High50 Entrepreneur Julie Walters of Raremark: My healthcare start-up is an innovation in rare diseases

The busy Raremark offices in London’s Soho are filled with earnest, focused 20- and 30-something techies building a website that could potentially help millions of people around the world. When it launches this summer, this pioneering online resource could transform the lives of people affected by rare diseases.

It’s been founded by serial healthcare entrepreneur Julie Walters, 52. Having studied molecular genetics and worked under Alastair Campbell, this health technology service for people with rare diseases is her latest venture.

She wants to help families to find out about new treatments and get the best specialist doctors from around the world. Help is hard to come by if you are isolated geographically, making online help invaluable.

Accessible medical information

At present, information about treatments is written for the medical world. It is complicated, jargon-filled and difficult to understand. Raremark is going to make this information accessible and comprehensible for patients, their families and their carers alike.

This is Walters’ third business, having previously established Tudor Reilly Health, a digital healthcare specialist, and Media Speak, a communications company. She started her career as a journalist in her native Australia at The West Australian Daily, which she says was a great training ground. Her first job was writing the world weather.

Then she came to Fleet Street and worked on the Today newspaper, when Alastair Campbell was the news editor, and had stints at Thames News and TV AM, where she was sent to the Gulf War as a foreign correspondent for two months. She switched careers after having her first child.

Meet another High50 entrepreneur: Mike Anderson of the Chelsea Apps Company

What made you switch from journalism to business?

After I had my children I did a degree in molecular genetics at Kings College, London. I love the logic in science; great critical thinking backed up with evidence. But I wanted to help people in the world of science to communicate as often it is quite complicated.

I stumbled upon the pharmaceutical industry, which is complex and full of amazing people like virologists and cancer specialists who find it difficult to explain what it is.

I saw that the pharmaceutical industry had a lot of challenges, including clinical trial recruitment. There are lots of people who want to take part but don’t know how. They also have to understand that it’s an experimental drug, it might not work, and they may be up against a placebo.

What gave you the idea for Raremark?

I realised, in trying to help people find out about clinical trials, that the biggest challenge is in rare disease. There are 350 million people in the world who have one, 7,000 different kinds and only 200 treatments.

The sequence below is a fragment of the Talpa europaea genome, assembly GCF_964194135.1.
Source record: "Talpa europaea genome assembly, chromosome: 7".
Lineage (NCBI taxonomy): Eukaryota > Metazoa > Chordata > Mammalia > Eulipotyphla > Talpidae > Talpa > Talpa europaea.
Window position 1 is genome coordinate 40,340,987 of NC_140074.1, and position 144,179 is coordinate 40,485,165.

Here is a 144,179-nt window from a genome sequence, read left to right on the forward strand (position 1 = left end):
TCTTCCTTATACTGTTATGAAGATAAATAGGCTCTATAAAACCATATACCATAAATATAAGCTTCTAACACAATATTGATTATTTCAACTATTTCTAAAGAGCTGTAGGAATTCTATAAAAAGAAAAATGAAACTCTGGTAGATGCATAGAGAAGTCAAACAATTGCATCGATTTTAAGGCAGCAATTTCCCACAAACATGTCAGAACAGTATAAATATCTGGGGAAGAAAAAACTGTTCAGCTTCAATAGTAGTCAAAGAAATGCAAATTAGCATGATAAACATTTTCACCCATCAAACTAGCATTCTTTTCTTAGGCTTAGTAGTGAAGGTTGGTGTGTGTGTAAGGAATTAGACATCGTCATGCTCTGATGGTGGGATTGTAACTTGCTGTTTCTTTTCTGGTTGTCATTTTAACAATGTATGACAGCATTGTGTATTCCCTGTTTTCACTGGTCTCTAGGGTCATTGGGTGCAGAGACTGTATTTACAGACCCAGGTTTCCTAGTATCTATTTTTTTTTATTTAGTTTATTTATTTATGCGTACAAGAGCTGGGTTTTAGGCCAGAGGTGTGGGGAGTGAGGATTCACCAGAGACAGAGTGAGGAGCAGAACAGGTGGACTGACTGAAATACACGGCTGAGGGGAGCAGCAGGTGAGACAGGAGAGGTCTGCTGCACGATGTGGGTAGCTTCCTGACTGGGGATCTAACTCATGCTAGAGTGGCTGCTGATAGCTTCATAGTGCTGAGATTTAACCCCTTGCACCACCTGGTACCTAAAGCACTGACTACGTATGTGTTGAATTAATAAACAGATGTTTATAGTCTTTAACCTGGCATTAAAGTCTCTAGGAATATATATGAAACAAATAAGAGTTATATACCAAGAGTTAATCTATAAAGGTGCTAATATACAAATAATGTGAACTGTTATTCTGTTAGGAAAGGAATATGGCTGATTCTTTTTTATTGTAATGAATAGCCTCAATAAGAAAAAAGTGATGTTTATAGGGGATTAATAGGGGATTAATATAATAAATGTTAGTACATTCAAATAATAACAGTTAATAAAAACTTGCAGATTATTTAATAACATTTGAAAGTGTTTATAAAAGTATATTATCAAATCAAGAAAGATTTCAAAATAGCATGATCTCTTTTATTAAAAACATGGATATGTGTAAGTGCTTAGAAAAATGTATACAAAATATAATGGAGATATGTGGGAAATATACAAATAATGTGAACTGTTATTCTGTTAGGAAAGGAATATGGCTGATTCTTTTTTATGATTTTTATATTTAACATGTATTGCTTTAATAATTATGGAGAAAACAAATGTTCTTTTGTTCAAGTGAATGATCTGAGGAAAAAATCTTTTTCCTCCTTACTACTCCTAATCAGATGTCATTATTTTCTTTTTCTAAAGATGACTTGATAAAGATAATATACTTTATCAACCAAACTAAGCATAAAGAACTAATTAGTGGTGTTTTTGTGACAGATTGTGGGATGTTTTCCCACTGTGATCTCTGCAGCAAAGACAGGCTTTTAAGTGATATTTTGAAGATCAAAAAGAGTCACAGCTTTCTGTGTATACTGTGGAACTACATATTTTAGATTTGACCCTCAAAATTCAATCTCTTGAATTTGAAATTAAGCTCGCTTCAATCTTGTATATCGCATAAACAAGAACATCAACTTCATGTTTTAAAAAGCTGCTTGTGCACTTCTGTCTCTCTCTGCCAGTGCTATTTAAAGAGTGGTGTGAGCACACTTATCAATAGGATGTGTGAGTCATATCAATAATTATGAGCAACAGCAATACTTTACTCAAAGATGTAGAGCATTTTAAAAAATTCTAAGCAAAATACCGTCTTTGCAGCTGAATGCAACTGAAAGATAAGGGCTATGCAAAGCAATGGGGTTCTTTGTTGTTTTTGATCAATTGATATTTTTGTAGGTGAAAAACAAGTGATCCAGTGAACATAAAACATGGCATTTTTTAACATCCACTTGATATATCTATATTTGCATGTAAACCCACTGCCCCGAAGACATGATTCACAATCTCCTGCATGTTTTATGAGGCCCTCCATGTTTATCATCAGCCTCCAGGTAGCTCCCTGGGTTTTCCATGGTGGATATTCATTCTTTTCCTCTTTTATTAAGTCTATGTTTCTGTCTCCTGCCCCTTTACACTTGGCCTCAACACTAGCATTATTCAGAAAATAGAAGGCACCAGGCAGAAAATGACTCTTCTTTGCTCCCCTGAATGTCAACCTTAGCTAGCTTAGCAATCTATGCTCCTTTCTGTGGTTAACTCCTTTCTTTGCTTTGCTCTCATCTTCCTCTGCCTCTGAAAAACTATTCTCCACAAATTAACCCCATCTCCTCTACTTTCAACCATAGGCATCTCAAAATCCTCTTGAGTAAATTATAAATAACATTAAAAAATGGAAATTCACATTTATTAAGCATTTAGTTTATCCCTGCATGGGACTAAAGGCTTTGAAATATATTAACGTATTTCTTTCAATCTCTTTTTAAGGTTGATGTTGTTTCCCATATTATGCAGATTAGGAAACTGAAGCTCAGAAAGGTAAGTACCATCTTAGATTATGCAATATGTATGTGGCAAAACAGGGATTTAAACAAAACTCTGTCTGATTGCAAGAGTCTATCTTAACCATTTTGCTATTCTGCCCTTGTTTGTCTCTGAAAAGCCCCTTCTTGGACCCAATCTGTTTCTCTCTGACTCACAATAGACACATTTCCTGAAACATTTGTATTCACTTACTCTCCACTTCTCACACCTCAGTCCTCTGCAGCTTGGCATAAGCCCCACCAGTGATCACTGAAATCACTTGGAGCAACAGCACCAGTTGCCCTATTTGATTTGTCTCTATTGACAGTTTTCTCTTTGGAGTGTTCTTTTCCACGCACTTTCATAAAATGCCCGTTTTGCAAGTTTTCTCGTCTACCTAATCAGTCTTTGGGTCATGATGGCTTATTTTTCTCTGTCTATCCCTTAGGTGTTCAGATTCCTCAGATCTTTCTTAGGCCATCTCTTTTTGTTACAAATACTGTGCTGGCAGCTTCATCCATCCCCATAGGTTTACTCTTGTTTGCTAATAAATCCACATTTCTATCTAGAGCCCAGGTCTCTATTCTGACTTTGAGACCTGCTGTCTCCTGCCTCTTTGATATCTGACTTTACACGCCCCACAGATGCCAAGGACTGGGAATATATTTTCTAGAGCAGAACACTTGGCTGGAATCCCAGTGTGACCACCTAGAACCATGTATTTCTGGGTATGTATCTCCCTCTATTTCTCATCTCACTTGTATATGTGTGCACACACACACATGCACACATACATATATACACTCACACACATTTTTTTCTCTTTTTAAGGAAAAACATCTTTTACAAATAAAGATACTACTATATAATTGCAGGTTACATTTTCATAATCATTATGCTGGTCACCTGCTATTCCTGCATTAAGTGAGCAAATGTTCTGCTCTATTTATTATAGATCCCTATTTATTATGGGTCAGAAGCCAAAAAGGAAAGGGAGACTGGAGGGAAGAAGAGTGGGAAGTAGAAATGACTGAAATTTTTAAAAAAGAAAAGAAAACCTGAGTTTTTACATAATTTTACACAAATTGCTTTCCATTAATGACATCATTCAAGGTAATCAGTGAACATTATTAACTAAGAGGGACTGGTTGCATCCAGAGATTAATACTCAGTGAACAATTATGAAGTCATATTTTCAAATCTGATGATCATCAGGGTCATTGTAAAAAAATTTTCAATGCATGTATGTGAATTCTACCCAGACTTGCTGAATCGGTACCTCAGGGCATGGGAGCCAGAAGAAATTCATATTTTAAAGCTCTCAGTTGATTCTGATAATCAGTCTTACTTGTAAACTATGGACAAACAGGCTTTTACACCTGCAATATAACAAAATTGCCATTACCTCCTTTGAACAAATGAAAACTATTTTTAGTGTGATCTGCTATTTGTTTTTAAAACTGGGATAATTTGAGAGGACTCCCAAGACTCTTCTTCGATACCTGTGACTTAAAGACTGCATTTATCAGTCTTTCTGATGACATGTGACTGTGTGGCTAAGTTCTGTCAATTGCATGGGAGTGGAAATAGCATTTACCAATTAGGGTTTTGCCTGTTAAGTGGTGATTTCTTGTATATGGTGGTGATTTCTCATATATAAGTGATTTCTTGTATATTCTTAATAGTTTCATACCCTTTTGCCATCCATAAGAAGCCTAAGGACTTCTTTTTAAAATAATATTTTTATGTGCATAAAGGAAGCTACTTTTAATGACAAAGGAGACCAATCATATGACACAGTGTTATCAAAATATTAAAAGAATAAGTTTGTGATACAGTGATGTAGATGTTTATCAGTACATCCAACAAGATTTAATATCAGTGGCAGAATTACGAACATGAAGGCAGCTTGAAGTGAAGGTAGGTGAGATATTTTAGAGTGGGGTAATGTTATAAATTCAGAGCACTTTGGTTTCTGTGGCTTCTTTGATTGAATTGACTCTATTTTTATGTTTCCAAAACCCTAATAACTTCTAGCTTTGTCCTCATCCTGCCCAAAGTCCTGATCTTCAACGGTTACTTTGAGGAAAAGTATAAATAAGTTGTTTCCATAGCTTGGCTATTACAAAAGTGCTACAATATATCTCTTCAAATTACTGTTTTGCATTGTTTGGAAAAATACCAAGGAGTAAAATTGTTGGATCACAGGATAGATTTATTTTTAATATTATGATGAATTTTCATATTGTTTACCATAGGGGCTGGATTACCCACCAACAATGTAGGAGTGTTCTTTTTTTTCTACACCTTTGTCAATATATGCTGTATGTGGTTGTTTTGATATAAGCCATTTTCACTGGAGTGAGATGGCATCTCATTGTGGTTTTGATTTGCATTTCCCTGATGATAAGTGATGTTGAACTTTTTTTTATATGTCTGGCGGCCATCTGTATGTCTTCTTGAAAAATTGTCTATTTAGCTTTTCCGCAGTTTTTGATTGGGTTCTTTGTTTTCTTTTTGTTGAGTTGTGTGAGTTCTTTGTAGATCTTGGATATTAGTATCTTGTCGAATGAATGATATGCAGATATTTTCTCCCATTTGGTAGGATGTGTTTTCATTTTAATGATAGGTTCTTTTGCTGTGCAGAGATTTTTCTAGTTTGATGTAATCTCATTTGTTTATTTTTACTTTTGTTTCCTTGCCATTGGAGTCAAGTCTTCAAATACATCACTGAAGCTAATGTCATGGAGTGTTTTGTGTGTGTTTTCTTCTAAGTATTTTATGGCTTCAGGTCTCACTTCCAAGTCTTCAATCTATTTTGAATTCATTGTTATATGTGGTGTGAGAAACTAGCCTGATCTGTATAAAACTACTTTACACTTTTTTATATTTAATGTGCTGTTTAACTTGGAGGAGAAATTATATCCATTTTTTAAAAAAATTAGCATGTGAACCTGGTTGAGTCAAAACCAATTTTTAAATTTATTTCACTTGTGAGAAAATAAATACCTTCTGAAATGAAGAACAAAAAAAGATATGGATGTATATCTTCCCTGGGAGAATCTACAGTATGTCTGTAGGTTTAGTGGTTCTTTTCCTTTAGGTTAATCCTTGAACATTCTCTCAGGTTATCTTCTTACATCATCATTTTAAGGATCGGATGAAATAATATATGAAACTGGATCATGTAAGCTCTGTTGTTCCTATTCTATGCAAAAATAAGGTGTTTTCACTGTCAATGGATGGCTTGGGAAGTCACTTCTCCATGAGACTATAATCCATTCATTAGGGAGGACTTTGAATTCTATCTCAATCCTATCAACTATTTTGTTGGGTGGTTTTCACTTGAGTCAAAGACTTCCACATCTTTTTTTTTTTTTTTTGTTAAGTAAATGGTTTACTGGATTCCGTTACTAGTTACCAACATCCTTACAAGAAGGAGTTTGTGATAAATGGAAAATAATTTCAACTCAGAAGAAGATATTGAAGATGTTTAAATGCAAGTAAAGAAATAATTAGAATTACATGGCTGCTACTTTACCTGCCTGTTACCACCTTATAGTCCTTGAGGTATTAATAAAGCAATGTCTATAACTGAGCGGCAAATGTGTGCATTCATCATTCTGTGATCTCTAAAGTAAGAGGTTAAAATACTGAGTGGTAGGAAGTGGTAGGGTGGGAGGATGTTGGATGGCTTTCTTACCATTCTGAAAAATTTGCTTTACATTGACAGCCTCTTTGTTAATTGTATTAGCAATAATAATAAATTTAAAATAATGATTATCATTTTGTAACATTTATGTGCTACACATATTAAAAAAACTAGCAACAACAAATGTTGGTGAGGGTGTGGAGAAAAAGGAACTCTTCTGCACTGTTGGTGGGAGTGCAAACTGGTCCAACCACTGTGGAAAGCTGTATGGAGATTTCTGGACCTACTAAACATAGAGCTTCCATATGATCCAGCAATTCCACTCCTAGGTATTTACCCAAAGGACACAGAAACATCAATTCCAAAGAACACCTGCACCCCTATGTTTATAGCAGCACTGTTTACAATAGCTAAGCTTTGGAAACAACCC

So if you have a rare disease the chances are there is nothing out there. You will be given a treatment that will treat the symptoms, such as the pain or aching, but won’t get to the fundamental problem; the underlying cause of the disease.

There are now drugs that can really help and the pharmaceutical industry is getting interested in rare disease. There is both a business opportunity for the pharmaceutical companies and a great chance for them to do good.

How did you finance the start-up?

It is important that Raremark is independent, so that we are truly an independent connector between families and carers and the pharmaceutical companies and others that can help them. We are privately funded so have investors who believe in us and are prepared to come on the journey with us.

How will the business make a profit?

We will make money from connections to the pharmaceutical industry. So, say a mother of a child with a rare disease finds out from Raremark about a clinical trial that is possible for the child. She then goes to meet the doctor and finds out what is involved and the history of the drug. If she decides to take part, we get paid.

What has been your biggest mistake in business?

Hiring the wrong people for the job. That’s about cultural fit. Not everyone is suited to an entrepreneurial environment. It’s harder as it’s smaller, so you have be flexible, bold, intellectually curious and responsible.

What’s the best thing about being an entrepreneur?

I am good at starting from nothing. I can start with a blank piece of paper. When it gets too big and China is deciding how to co-ordinate resources with our San Francisco office that is not for me. I always want to be innovating and if it starts to become the same I get bored.

I will always be an entrepreneur in healthcare. That’s what I do. It’s important for me to keep learning. I need to find the best tech people. If you want to go fast, go alone, but if you want to go far, you need to go together.

Julie’s top tip for entrepreneurs is GUTS

G  Go for it

U  Do something you understand

T  Be tenacious

S  Support: you need people around you